Sri Lankans face 'catastrophe'

Red Cross says fierce fighting preventing aid from reaching trapped civilians.

    The military says nearly 3.000 civilians waded across a lagoon under fire in order to escape [Reuters]

    The Red Cross on Thursday sent a ferry to the battle zone in an effort to deliver food aid and to evacuate the wounded, but it could not reach the coastline due to the continuing violence.

    "As fighting goes on unabated, civilians are forced to seek protection in hand-dug bunkers, making it even more difficult to fetch scarce drinking water and food," the ICRC said.

    Civilians 'flee'

    In video

     Red Cross says fighting blocking aid
     Sri Lanka official denies shelling
     UN concerned over worsening crisis
     Sri Lanka's 'bloodbath'

    At least 2,700 civilians waded across a lagoon on Thursday while under fire from fighters from the Liberation Tigers of Tamil Eelam (LTTE), according to the military.

    Four civilians were killed and 14 hurt as they attempted to cross the lagoon, which is currently a barrier between army forces and the LTTE, the military said.

    At least another 1,000 were waiting to cross as night fell, although darkness had made it difficult to tell, said Brigadier Udaya Nanayakkara, a spokesman for the military.

    It is impossible to verify the military's claims as it has blocked independent access to the conflict zone.

    The LTTE has denied accusations by the military that civilians inside the war zone are being held as human shields and that they have opened fire on those trying to flee.

    US presses IMF

    Also on Thursday, Hillary Clinton, the US secretary of state, said the International Monetary Fund should reconsider a $1.9bn loan for Sri Lanka.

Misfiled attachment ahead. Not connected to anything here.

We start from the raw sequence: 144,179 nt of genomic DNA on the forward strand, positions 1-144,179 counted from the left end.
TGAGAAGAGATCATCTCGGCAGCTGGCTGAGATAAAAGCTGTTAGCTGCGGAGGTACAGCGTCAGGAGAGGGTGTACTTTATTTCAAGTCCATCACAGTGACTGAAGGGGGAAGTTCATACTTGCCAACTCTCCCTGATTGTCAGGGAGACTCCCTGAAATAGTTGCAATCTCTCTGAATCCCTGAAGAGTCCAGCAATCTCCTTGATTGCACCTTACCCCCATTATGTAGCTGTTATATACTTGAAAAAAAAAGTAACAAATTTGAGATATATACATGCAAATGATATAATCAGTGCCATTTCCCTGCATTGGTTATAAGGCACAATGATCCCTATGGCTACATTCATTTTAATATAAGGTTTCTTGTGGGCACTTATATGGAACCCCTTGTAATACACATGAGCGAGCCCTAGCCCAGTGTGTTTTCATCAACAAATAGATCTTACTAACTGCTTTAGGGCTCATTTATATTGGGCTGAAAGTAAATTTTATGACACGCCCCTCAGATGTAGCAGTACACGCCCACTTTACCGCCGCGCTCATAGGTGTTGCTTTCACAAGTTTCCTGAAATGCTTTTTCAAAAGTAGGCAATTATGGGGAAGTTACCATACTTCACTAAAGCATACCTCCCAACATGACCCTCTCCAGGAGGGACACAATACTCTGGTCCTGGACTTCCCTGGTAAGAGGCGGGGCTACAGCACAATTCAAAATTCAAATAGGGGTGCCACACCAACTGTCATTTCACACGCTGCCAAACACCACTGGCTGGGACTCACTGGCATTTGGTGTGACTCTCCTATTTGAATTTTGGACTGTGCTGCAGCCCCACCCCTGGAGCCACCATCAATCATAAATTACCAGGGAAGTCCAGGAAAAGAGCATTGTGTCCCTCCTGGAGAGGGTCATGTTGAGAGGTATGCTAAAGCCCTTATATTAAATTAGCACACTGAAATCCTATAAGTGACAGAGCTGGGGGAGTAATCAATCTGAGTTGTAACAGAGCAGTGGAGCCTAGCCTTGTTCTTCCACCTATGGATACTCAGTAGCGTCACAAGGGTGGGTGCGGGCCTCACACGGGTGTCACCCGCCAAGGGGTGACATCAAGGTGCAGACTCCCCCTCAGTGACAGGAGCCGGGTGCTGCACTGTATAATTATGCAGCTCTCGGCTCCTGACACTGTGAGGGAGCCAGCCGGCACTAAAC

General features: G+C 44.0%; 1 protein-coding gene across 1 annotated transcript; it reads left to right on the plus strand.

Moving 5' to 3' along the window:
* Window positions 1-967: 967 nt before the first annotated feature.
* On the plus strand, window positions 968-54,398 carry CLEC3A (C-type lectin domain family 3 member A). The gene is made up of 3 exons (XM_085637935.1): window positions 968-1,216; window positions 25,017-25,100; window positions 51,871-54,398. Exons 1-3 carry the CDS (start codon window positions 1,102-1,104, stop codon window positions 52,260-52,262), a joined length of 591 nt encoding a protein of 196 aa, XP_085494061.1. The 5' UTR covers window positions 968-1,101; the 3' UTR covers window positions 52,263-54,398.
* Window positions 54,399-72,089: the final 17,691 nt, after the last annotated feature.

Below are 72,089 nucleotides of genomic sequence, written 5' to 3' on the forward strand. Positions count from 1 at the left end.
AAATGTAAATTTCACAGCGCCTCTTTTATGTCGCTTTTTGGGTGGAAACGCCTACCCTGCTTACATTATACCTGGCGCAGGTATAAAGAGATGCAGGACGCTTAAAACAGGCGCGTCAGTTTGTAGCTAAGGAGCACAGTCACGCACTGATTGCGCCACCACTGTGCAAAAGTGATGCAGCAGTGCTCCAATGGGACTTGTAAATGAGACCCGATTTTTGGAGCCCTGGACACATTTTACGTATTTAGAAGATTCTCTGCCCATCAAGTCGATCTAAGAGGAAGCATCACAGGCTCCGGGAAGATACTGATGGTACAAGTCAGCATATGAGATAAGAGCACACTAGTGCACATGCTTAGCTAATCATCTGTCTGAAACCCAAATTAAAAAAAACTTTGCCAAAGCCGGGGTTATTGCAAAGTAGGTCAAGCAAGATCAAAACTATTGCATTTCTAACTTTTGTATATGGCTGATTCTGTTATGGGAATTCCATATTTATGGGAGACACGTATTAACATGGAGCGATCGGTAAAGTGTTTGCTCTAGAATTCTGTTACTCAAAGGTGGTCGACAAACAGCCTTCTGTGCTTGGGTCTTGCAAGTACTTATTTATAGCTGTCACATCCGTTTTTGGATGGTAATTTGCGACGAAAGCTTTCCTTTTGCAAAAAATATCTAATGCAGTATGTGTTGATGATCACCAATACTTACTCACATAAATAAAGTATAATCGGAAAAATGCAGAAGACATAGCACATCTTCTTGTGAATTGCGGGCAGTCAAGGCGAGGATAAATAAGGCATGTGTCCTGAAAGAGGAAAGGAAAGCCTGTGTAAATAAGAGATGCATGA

Focus: Sri Lanka
    Q&A: Sri Lanka's civil war
    The history of the Tamil Tigers
    Timeline: Conflict in Sri Lanka
    'High cost' of victory over Tigers
    Caught in the middle
    "We think it is not an appropriate time to consider that until there is a resolution of this conflict and that is what we are focused on," Clinton said in Washington.

    Clinton's comments came a day after her president, Barack Obama, called on Sri Lanka's government to end "indiscriminate shelling" of civilian areas and for the Tamil Tigers to release civilians he said the group was holding in the area.

    The Sri Lankan government has rejected calls for a ceasefire and the Tamil Tigers have refused to lay down their arms, despite being believed to be close to defeat in its 26-year battle for a separate Tamil homeland.

    The UN estimates that about 50,000 civilians remain trapped in the narrow strip of land still held by Tamil Tiger forces.

    Nearly 200,000 civilians have escaped the war zone in recent months and are being held in overwhelmed displacement camps.

    Hundreds of civilians have been killed in the war zone in the past several days alone.

    SOURCE: Al Jazeera and agencies


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